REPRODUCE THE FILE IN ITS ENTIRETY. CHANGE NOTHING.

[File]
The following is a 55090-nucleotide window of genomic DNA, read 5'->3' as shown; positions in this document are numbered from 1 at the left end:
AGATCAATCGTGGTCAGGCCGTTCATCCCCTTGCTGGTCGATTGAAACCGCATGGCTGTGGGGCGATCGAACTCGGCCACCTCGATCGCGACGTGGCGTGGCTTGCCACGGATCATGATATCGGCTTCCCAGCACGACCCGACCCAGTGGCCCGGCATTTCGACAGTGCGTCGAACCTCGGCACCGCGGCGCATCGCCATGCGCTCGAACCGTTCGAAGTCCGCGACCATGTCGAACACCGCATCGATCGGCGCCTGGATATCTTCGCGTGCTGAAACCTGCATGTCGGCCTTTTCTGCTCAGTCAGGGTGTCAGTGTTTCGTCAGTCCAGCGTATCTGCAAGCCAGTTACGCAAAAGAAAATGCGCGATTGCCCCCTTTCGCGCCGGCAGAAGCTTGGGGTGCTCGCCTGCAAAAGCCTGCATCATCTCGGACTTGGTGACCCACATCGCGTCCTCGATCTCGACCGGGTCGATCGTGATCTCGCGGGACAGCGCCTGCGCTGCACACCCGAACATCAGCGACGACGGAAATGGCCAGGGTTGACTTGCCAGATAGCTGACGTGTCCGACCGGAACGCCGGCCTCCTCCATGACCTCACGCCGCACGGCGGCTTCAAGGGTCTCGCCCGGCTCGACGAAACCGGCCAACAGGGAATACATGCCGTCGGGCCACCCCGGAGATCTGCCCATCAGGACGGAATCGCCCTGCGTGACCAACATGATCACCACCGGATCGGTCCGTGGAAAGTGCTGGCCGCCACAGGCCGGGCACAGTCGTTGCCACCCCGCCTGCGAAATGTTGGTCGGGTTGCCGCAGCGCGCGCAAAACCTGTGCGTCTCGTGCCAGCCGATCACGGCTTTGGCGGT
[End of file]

The following is a 55090-nucleotide window of genomic DNA, read 5'->3' as shown; positions in this document are numbered from 1 at the left end:
AGATCAATCGTGGTCAGGCCGTTCATCCCCTTGCTGGTCGATTGAAACCGCATGGCTGTGGGGCGATCGAACTCGGCCACCTCGATCGCGACGTGGCGTGGCTTGCCACGGATCATGATATCGGCTTCCCAGCACGACCCGACCCAGTGGCCCGGCATTTCGACAGTGCGTCGAACCTCGGCACCGCGGCGCATCGCCATGCGCTCGAACCGTTCGAAGTCCGCGACCATGTCGAACACCGCATCGATCGGCGCCTGGATATCTTCGCGTGCTGAAACCTGCATGTCGGCCTTTTCTGCTCAGTCAGGGTGTCAGTGTTTCGTCAGTCCAGCGTATCTGCAAGCCAGTTACGCAAAAGAAAATGCGCGATTGCCCCCTTTCGCGCCGGCAGAAGCTTGGGGTGCTCGCCTGCAAAAGCCTGCATCATCTCGGACTTGGTGACCCACATCGCGTCCTCGATCTCGACCGGGTCGATCGTGATCTCGCGGGACAGCGCCTGCGCTGCACACCCGAACATCAGCGACGACGGAAATGGCCAGGGTTGACTTGCCAGATAGCTGACGTGTCCGACCGGAACGCCGGCCTCCTCCATGACCTCACGCCGCACGGCGGCTTCAAGGGTCTCGCCCGGCTCGACGAAACCGGCCAACAGGGAATACATGCCGTCGGGCCACCCCGGAGATCTGCCCATCAGGACGGAATCGCCCTGCGTGACCAACATGATCACCACCGGATCGGTCCGTGGAAAGTGCTGGCCGCCACAGGCCGGGCACAGTCGTTGCCACCCCGCCTGCGAAATGTTGGTCGGGTTGCCGCAGCGCGCGCAAAACCTGTGCGTCTCGTGCCAGCCGATCACGGCTTTGGCGGT